It's Way Too Easy Being Green
The decidedly dupable system for rating a building's greenness.
In a high-end Mumbai neighborhood, Indian billionaire Mukesh Ambani's personal high-rise, named Antilia, is under construction. When completed, the 24-story Ambani family home will include its own health club, terraced sky-gardens, and 50-seat screening room (the reclusive Ambani is reputed to be a huge Bollywood fan). Antilia also boasts three helipads and a 168-car garage. This may sound like transportation overkill, if not outright eco-terrorism, for a family of six. But despite its 38-to-1 car-to-person ratio, Antilia has been billed by its American architects as a "green building." And under the leading standards for green architecture, the building will likely qualify.
Antilia's architects, Perkins +Will of Chicago, plan to evaluate its greenness based on the criteria of the U.S. Green Building Council, a nonprofit founded in 1993 "to advance structures that are environmentally responsible, profitable, and healthy places to live and work." The group's Leadership in Energy and Environmental Design rating system, launched in 2000, has become the widely accepted standard. Using its "Rating System Checklist," the USGBC evaluates a building's water and energy efficiency, land use, choice of materials, and indoor environmental quality. Based on the results, it certifies buildings on a scale from simply "LEED Certified" up through Silver, Gold, and Platinum. But because of the checklist-based system, even a building like Antilia loses only a single point for parking capacity.
Critics of LEED—many of them architects who were green before green was cool—see a system that's easy to game and has more to do with generating good PR than saving the planet. Just a few years ago, such criticisms were limited to architectural and environmental circles, but the loopholes in LEED are no longer a trivial problem. Green building has gone mainstream. Early adopters of LEED certification included usual suspects like the Natural Resources Defense Council, whose Southern California office was among the first LEED-certified buildings in the country. Today, seeking LEED certification is becoming standard practice for Fortune 500 companies, including many that don't have particularly good records on environmental issues. Goldman Sachs, a financier of the environmentally challenged Three Gorges Dam project in China, is seeking a Gold rating from LEED for its new Manhattan headquarters. Several cities, including Seattle, Chicago, and New York, now require all of their public buildings to be LEED certified. So does the General Services Administration, the agency that manages the federal government's real-estate needs. Even more striking, cities like Washington, D.C., and Santa Monica, Calif., now require that all major projects—public and private—meet LEED certification standards.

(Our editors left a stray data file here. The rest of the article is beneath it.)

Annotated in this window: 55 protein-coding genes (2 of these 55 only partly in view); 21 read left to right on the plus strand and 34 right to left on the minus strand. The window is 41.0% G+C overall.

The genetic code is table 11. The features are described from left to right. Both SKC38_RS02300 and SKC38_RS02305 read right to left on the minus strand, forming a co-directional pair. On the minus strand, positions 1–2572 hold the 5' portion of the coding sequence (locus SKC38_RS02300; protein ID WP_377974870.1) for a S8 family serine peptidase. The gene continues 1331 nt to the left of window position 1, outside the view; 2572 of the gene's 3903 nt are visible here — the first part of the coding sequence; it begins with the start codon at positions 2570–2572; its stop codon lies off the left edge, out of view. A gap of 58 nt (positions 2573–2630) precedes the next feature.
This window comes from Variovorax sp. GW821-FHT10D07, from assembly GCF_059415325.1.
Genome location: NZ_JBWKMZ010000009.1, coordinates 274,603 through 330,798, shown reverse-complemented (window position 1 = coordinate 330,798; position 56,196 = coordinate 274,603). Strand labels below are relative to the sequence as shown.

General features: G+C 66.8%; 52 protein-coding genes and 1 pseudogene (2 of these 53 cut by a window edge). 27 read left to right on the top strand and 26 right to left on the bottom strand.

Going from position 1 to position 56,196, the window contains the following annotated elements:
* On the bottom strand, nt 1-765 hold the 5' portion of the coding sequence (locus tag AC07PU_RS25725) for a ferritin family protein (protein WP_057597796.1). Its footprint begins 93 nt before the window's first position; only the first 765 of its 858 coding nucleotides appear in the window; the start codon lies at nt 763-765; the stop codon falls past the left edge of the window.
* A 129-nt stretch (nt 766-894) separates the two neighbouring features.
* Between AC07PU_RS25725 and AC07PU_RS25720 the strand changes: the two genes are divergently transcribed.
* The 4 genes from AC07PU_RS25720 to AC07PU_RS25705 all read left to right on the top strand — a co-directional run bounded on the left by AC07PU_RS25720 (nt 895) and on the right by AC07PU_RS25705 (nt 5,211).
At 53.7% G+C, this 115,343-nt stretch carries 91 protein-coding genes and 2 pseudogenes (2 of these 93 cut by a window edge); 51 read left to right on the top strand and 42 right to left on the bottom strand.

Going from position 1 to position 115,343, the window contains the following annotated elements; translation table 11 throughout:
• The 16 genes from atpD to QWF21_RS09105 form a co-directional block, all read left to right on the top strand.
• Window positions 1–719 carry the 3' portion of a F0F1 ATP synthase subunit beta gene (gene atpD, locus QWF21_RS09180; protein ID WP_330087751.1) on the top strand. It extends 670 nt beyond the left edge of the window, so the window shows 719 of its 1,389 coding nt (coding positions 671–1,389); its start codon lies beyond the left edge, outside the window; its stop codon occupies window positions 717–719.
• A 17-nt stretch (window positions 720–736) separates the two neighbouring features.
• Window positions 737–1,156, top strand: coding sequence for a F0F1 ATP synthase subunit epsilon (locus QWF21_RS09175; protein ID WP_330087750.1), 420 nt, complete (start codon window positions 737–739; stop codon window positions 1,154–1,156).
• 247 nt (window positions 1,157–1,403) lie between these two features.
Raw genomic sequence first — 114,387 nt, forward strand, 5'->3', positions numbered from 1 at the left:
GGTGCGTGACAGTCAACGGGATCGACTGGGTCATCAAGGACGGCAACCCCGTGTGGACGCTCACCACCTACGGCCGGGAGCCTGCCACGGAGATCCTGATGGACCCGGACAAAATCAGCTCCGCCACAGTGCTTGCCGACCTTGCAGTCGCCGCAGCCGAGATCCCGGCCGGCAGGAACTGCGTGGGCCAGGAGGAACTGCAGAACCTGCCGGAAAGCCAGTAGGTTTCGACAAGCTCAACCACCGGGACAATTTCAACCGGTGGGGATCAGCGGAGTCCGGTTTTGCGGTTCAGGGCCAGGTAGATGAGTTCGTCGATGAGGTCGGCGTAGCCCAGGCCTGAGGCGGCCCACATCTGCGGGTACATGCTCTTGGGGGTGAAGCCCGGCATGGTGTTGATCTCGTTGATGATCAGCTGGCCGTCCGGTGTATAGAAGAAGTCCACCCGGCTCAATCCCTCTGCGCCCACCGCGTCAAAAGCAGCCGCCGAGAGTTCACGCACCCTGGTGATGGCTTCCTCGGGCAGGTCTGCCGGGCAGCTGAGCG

But the growth of green design renders the loopholes in LEED more serious than ever. The point system creates perverse incentives to design around the checklist rather than to build the greenest building possible. Consider the example of the University of Michigan architecture school, whose dean, Doug Kelbaugh, is a lifelong believer in green architecture. His school is embarking on a major addition to its facilities, but Kelbaugh told me he's on the fence about going for LEED certification. The addition is planned for the roof of an existing building—the greenest site possible, given that heat will rise up through the floor and no new land will be used. But LEED gives points for water-efficient landscaping, so a rooftop project that by definition has no landscaping is already down two points out of a possible 69.
A true believer like Kelbaugh will end up doing the right thing by the environment. But what about builders who set out to exploit the checklist system? Installing a $395 bike rack is worth the same under the LEED checklist system as installing a $1.3 million environmentally sensitive heating system. Which is the cynical builder going to choose? A builder more interested in good PR than being good to the environment can even get points purely by chance. A new casino project in Philadelphia, which the city is requiring to pursue LEED certification, is located, like most downtown buildings, within a quarter-mile of a subway stop, earning a LEED point for transit accessibility. But the developer on the project, which includes a 3,200-car garage, won't commit to running a shuttle bus between the subway stop and the casino to encourage customers to take transit. No points in that.
The LEED certification process may seem woefully oversimplified, yet it doesn't even have the benefit of being cheap. Certification can cost more than $100,000 with all the paperwork and consultants. While this may be no big deal for Goldman Sachs, for smaller firms and nonprofits, it's real money. (And for public institutions, it's taxpayer money.) Wouldn't these dollars be better spent on features that actually make a building green rather than certify it as such? Why not spend that $100,000 on photovoltaic technology or better windows and insulation?
Daniel Brook is a journalist and author whose latest book, A History of Future Cities, was published in February.